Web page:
temperature rises it approaches a maximum value of about
The following are the specific heats of carbon in its dif-
ferent states of aggregation :
Animal charcoal 0.2608
Wood charcoal 0.2415
Coke ! 0.2008
32. Specific Heat of Water (P. 262). Water has
the highest thermal capacity of any known substance except
hydrogen, unless it be a mixture of water and twenty per
cent of alcohol, which Dupre' and Page found to have a
thermal capacity five per cent higher than water.
The thermal capacity of water is nearly twice as great
as that of ice (0.504), and more than twice as great as that
of steam under constant pressure (0.477). Generally
speaking, the specific heat, of a substance when liquid is
higher than when solid.
The heat which will warm a gm. of water one degree
will warm 9 gms. of iron, or 18 gms. of silver, or 28 gms.
of platinum or gold, or 31 gms. of lead one degree.
The distribution of large quantities of heat in buildings
by means of hot water is made possible because of the
large thermal capacity of this agent. " The vast influence
which the ocean must exert as a moderator of climate here
suggests itself. The heat of summer is stored up in the
ocean, and slowly given out during winter. This is one
cause of the absence of extremes in an island climate."
Water exhibits a marked peculiarity in the variation of
its specific heat with temperature. The formula of Reg-
nault, which is still often quoted, indicates a gradual in-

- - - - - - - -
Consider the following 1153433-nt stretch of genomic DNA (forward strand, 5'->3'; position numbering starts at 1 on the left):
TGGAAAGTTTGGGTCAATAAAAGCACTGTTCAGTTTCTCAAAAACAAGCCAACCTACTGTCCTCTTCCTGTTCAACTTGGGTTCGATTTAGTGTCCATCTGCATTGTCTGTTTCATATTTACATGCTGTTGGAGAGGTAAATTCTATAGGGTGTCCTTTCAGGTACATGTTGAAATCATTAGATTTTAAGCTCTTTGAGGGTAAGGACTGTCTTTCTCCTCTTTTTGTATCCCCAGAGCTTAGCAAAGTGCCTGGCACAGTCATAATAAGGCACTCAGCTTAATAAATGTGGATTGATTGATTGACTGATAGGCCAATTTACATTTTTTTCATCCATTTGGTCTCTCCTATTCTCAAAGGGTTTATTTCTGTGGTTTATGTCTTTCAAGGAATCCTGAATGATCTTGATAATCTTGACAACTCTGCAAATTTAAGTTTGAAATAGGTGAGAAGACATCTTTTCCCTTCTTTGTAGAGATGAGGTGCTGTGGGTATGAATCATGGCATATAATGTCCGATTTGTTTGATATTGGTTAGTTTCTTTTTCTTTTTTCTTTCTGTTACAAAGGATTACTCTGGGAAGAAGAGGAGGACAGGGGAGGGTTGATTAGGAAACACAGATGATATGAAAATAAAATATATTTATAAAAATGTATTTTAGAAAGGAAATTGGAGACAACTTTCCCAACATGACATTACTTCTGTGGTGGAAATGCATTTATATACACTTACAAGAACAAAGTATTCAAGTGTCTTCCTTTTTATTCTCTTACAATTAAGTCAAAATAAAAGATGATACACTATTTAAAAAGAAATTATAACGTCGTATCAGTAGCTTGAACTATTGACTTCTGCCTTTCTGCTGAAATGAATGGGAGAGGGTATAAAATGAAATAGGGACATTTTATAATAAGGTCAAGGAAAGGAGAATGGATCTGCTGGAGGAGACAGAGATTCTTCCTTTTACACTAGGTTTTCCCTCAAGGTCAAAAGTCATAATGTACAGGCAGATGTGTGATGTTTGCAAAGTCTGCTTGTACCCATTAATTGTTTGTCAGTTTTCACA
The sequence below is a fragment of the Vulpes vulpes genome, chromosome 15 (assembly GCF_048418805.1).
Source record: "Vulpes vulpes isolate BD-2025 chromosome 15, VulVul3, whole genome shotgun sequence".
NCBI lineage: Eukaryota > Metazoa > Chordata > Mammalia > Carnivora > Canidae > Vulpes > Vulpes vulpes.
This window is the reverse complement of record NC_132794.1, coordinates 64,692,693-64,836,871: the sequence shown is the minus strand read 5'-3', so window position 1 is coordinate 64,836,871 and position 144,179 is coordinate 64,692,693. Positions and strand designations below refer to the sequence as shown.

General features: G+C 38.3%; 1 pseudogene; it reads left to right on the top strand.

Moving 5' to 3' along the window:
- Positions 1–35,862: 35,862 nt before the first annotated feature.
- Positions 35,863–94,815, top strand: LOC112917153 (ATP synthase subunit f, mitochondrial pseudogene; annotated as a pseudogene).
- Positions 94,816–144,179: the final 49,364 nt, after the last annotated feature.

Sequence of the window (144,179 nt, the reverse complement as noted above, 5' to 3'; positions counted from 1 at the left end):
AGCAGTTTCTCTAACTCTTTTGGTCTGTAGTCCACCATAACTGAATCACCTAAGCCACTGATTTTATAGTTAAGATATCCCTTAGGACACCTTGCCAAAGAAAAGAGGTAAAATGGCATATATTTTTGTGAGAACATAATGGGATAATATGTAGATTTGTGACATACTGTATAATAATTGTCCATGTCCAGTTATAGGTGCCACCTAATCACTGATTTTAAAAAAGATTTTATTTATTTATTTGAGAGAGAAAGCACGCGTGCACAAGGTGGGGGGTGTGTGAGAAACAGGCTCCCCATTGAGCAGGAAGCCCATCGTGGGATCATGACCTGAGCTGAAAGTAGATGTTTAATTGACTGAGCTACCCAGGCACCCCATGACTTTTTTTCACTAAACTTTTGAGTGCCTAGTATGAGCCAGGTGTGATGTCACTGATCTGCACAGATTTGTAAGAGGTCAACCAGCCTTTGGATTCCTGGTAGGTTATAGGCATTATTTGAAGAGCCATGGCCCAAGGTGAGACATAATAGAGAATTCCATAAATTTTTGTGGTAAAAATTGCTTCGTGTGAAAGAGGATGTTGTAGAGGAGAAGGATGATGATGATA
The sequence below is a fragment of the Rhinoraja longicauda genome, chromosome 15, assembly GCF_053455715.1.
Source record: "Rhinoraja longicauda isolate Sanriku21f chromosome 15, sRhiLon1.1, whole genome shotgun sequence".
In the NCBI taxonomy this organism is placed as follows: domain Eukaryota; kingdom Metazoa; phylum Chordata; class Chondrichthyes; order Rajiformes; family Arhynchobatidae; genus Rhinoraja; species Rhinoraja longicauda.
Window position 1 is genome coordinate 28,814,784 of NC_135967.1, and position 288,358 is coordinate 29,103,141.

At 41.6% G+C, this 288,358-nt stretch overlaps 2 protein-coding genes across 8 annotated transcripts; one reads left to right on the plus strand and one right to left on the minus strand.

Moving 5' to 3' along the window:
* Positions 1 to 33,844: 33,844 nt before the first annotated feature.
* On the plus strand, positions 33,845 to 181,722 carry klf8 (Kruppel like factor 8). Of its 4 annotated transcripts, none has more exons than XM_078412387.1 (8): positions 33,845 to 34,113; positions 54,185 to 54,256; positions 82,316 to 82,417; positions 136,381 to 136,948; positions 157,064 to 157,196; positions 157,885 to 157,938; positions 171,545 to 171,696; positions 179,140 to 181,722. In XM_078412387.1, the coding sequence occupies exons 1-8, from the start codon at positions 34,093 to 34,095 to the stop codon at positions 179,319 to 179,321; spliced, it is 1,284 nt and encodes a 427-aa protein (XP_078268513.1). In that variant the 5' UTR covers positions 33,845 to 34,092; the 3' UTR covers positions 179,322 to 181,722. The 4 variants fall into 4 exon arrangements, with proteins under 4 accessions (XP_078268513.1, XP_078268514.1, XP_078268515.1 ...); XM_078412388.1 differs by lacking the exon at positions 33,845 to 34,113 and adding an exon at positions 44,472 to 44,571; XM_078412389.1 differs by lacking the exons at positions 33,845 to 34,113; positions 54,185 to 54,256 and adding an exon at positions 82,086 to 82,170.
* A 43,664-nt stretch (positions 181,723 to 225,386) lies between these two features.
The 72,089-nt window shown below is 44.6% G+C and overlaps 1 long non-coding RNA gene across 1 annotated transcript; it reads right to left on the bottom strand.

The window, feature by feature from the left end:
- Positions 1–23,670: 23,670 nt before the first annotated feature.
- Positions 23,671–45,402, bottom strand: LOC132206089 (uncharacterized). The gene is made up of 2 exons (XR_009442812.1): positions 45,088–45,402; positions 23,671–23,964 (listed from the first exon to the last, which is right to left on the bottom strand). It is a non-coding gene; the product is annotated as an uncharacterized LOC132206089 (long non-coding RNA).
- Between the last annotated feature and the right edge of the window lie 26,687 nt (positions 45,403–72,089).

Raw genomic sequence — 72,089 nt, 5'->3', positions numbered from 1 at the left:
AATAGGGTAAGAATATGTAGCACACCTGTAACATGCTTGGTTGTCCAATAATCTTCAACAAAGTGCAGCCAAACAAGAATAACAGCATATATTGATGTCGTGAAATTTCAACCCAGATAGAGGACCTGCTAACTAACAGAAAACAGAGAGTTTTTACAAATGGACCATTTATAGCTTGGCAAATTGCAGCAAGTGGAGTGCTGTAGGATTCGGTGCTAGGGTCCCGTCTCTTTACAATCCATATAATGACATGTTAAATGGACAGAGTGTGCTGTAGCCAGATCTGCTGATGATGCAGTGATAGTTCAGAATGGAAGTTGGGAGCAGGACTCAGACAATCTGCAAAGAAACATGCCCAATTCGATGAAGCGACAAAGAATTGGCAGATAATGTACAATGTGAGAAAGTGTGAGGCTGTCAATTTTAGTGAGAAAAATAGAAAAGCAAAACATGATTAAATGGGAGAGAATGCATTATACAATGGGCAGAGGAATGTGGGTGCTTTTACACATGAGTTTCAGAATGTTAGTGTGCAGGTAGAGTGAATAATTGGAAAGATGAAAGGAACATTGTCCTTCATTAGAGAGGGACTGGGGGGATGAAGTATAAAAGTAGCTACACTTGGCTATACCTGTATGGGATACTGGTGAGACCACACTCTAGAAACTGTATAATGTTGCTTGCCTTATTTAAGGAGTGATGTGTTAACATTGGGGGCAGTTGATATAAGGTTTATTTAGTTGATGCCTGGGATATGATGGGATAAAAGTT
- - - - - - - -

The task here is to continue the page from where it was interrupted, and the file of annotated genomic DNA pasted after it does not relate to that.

crease of specific heat as the temperature rises from the
freezing to the boiling point. But the experiments of
Rowland, in his exhaustive investigation of the dynamical
equivalent of heat, were the first ones of sufficient accuracy
to show that the specific heat of water first decreases from
to about 30 C., and then a gradual increase begins.
Rowland's conclusion has been confirmed by Griffiths and
by Bartoli and Stracciati, who found a minimum value
for the specific heat of water at 20 C. The precise posi-
tion of this minimum is difficult of determination, since
the change in the specific heat near this point is very
, 33. Atomic Heat of Simple Bodies (P., 256 ; S., 313).
- In 1819 Dulong and Petit made experiments on simple
substances to determine whether their specific heats could
be connected by any simple law. From an examination of
the specific heats of such substances as iron, lead, gold,
silver, etc., these physicists concluded that the atoms of all
simple substances have the same thermal capacity. The
number of atoms of simple substances in the same mass
is inversely as the atomic weight. If therefore the thermal
capacity of the atom is the same, the specific heat must be
inversely proportional to the atomic weights, " or the prod-
uct of the specific heat by the atomic weight is the same
for all the elementary substances."
This law has been found to hold approximately true for
most of the elements which occur in the solid state at
OF THE QUANTITY OF HEAT. 51
ordinary temperatures, if the specific heats be taken at
temperatures sufficiently below the point of fusion. For
thirty-two of these substances the mean product is 6.38 and
the extremes are 6.76 and 5.7. The atomic weight of
hydrogen is the unit.
Since the specific heats of solids are not constant, but
vary with the temperature and the physical state, it is to
be expected that the product of the atomic weights and
the specific heats will exhibit a similar variation from
34. Specific Heat of Gases. - - The specific heat of
a gas may be measured in two different ways. It may
be measured under the condition of a constant pressure or
of a constant volume. The former is called the specific
heat under constant pressure and the latter the specific heat
at n*t<mt volume. The two are by no means the same.
In the latter all the heat applied goes to increase the mo-
lecular kinetic energy, while in the former the gas does
work in expanding by heat under a constant pressure ; and
heat must be supplied not only to increase the kinetic